Answering Writers’ Questions About Private Forensic Labs
Posted by Writing PIs on November 6, 2011
Today we’re answering writers’ questions about private forensic labs.
Writer’s Question: Where can one find these forensic labs?
Guns, Gams, and Gumshoes: Personally, we network with other private investigators, lawyers, addiction treatment personnel, even coroners about good DEA-approved private forensic toxicology labs. We searched to see if there’s a list of these labs online and found the following:http://home.lightspeed.net/~abarbour/labs.htm
Writer’s Question: Are ALL of them available to civilians?
Guns, Gams, and Gumshoes:In the link above, the specification to be on the list requires that the lab routinely performs tests for private as well as public agencies.
Writer’s Question: How expensive is it?
Guns, Gams, and Gumshoes:In our personal experience (working with civilian client-cases that require chemical analytics), the cost has been about $250 per sample for drug testing. Urine testing is between $20-$150. Hair sample testing in the $120 range. If you’re needing more specific info for a story, contact a local lab and ask their prices (our experience has been that lab personnel are very accessible and can clearly explain testing methods).
Writer’s Question: What if a civilian suspected a poisoning was occurring and wanted to find out?
Guns, Gams, and Gumshoes:Funny you should ask. We actually had a private lab chemist chat with us about a case she recently had that came into her office…a mother suspected her daughter was poisoning her (chemicals into a substance…we forget exactly what this substance was, but we think the daughter was putting something into her mother’s nightly glass of wine). The chemist at the lab told us the mother was right — they had found toxic chemicals in the sample the mother had brought into the lab.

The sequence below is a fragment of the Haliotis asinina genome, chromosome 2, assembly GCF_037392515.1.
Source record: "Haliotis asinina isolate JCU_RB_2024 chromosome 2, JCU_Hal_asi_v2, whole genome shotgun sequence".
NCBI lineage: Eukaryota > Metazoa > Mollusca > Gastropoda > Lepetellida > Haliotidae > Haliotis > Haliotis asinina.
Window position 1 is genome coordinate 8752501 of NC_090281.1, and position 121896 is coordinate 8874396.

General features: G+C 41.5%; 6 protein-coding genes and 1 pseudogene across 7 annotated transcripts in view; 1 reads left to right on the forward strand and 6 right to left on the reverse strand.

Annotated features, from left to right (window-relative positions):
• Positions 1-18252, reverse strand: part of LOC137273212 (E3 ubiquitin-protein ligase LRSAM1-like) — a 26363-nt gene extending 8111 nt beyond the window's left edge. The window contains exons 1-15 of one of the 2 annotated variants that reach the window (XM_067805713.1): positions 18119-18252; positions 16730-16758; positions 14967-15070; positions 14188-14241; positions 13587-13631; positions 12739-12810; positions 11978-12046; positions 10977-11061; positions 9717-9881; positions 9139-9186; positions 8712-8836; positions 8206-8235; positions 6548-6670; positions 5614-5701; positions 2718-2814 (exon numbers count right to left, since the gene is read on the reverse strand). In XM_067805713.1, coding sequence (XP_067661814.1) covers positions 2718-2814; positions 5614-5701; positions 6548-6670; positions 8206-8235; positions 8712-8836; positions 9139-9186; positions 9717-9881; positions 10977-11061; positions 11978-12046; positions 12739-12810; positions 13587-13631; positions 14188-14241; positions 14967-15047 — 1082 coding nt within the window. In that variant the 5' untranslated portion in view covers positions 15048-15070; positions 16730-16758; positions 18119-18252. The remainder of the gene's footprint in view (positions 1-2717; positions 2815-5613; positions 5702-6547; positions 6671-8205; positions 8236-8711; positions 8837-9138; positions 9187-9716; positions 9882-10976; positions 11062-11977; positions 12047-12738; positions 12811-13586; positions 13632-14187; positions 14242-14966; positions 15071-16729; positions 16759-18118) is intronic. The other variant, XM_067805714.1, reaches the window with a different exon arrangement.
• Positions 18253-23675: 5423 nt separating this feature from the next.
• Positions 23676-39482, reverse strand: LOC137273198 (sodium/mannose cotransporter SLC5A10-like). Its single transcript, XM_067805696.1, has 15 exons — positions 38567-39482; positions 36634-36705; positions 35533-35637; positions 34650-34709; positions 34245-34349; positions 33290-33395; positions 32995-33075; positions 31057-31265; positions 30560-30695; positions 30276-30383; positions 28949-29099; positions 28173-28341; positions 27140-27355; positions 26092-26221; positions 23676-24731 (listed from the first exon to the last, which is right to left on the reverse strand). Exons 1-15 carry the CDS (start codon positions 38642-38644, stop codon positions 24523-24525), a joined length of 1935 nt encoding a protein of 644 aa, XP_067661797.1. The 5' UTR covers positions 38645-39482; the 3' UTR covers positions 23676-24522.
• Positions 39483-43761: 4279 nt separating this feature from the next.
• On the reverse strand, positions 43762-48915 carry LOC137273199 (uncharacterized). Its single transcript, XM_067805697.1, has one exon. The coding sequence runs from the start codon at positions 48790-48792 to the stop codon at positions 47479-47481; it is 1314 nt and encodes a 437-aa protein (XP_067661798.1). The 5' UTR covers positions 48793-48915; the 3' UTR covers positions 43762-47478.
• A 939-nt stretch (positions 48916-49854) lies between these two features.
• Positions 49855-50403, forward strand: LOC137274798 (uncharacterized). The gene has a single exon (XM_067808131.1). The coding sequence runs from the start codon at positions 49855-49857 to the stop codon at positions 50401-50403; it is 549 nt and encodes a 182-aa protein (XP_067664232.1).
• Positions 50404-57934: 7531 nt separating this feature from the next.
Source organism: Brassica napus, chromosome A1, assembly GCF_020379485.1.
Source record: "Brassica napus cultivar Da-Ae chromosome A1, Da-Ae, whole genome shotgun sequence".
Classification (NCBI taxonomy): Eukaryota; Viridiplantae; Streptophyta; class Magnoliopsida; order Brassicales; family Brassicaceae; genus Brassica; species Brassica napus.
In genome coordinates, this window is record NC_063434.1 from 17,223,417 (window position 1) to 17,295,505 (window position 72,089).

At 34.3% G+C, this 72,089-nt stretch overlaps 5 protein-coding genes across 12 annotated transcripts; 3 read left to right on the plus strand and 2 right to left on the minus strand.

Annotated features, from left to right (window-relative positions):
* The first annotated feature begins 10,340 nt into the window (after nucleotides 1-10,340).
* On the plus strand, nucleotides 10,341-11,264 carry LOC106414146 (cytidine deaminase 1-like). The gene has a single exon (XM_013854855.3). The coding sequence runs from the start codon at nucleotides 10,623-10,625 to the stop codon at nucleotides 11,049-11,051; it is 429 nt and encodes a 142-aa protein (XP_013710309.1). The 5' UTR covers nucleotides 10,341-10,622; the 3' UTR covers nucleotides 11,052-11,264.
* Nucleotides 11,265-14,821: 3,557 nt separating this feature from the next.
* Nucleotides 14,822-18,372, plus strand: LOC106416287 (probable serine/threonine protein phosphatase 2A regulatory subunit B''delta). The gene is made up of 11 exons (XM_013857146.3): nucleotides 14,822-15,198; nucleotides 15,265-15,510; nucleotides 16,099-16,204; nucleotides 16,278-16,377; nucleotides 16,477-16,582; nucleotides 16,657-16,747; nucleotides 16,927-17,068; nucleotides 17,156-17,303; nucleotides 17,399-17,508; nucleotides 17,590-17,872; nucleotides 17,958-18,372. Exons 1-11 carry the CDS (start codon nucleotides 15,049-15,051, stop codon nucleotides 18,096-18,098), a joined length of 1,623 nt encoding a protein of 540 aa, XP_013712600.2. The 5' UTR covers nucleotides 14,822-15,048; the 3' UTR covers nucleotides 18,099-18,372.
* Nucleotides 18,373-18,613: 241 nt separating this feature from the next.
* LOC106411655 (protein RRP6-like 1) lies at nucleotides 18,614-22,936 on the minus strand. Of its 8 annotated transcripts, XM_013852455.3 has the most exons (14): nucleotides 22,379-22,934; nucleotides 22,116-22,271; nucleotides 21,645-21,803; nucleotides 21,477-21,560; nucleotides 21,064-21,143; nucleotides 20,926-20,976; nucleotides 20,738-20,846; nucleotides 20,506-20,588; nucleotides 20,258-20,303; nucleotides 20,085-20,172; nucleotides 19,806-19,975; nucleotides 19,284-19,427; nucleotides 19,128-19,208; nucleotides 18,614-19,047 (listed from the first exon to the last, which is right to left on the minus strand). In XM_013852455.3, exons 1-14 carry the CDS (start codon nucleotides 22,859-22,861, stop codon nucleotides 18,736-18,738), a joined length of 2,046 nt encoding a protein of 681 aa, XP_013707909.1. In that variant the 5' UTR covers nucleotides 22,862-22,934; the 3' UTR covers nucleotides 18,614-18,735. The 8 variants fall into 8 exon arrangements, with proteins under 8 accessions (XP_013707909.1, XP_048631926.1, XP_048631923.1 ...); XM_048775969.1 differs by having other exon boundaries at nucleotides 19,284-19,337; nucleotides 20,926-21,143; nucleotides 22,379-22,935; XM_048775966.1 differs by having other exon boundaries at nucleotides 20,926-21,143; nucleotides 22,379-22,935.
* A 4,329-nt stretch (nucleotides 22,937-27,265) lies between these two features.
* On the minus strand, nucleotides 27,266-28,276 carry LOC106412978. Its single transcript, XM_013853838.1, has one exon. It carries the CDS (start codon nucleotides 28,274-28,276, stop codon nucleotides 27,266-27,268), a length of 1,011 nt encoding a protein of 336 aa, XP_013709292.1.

Writer’s Question: What is the process? What paperwork would the PI/civilian have to complete? Does the lab call/mail results? How long (if they aren’t very busy)?
Guns, Gams, and Gumshoes: All that’s necessary is chain of custody material: that the sample was seized and handled carefully by the PI, and that the same is sealed and sent in a bag to the lab. In our experience, the lab has faxed us a simple form where we document what we want tested, and how we’re paying (like any other business, they want the money upfront). Regarding how the lab sends results, we receive it by fax & email (we’ve also found we can call at any time to check on their research, and they’re very accommodating to take our calls, answer our questions, explain their turnaround time for results, etc). If they aren’t busy, we typically get results in 72 hours, sometimes a bit longer.
Writer’s Question: What evidence, if any, would the lab be required to report to law enforcement officials?
Guns, Gams, and Gumshoes:They don’t have a requirement to report to law enforcement.
Writer’s Question: Is there a time limit/conditions beyond which results would be unattainable or inconclusive?
Guns, Gams, and Gumshoes:Samples don’t lose markers for chemicals unless they are kept under poor conditions (moisture or heat such as light).